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Flu starting to appear on Vancouver Island
The first handful of this season's confirmed influenza cases have shown up on Vancouver Island.
North Island medical health officer Charmaine Enns says influenza cases on Vancouver Island have so far been sporadic and, as of last week, no outbreaks had been reported.
"It is on the Island but in really low numbers," says Enns. "It's still really early in the game … so it's really hard to predict (what this year's flu season will be like) at this point."
Enns says the most effective means to fight influenza is the vaccine, and the vaccine campaign has gone "very well" so far.
"We have distributed more vaccine in the first six weeks of our campaign than we did the whole season last year," she continues.
The vaccine is designed to protect against influenza strains predicted to show up in a particular flu season; getting the shot does not protect against the common cold or other viruses with flu-like symptoms. While influenza can keep a healthy person in bed for a week, it can cause severe health complications and death for those at-risk, such as the elderly, very young or those with underlying health conditions.
Last year's controversial policy — making it mandatory for health-care workers to get a flu shot or wear a mask on the job — was upheld by a Labour Relations Board arbitrator earlier this month. Added this year, visitors to health-care facilities must adhere to the same policy.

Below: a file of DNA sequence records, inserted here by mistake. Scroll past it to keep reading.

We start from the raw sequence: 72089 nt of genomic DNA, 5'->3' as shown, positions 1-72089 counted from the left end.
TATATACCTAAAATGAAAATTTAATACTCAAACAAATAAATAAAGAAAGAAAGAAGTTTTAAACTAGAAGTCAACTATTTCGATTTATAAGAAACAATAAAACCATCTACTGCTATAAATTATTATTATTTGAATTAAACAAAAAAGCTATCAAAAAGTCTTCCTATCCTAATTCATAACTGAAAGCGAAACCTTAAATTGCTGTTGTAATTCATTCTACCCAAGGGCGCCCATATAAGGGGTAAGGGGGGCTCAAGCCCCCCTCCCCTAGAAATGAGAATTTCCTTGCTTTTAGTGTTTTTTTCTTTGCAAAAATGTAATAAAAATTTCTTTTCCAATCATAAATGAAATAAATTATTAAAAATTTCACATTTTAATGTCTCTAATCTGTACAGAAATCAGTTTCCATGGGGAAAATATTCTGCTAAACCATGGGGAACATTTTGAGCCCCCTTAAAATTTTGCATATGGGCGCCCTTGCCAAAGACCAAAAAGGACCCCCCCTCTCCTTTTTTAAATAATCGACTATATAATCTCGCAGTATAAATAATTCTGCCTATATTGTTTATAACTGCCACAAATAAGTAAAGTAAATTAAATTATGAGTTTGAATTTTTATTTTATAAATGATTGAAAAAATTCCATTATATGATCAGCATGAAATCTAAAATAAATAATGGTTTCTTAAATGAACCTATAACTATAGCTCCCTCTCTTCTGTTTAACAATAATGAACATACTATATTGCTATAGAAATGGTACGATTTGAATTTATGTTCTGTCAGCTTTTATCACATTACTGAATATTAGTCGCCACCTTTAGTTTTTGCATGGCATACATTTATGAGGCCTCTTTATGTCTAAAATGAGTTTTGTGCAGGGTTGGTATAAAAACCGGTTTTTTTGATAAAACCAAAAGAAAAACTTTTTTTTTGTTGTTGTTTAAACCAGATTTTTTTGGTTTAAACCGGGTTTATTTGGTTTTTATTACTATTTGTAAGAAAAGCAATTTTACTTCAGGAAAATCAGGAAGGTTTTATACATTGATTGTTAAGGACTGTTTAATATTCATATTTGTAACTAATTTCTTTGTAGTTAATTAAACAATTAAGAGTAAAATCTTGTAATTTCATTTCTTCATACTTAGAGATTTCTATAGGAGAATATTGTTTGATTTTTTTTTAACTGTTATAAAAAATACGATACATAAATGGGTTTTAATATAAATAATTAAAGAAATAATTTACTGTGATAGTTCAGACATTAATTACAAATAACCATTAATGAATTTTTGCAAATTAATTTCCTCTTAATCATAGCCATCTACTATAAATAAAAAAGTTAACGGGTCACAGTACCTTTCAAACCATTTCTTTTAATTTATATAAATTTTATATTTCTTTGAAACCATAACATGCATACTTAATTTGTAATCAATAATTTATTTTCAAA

St. Joseph's General Hospital president and CEO Jane Murphy says 80 per cent of the hospital's full-time and regular staff had been vaccinated as of last week. When casual staff are included, the total staff vaccination rate is about 73 per cent.
She adds the general public has been receptive to the new policy, which is implemented on an honour system, rather than being strictly enforced.
"Of course, this is new, so it's education and making it easy for people to be in compliance with the policy, so having signage and masks readily available (is important)," says Murphy. "We're finding as people understand that this policy's really designed to provide protection to our patients and residents … that the public is really quite supportive.
"They're often in here visiting a loved one and they want the best for their loved one, and really seem to understand and want to follow the policy."
Visitors to health-care facilities are among those on a long list of people eligible for a free influenza vaccination. Information about who is eligible for a free vaccine and how to get vaccinated is available at www.viha.ca.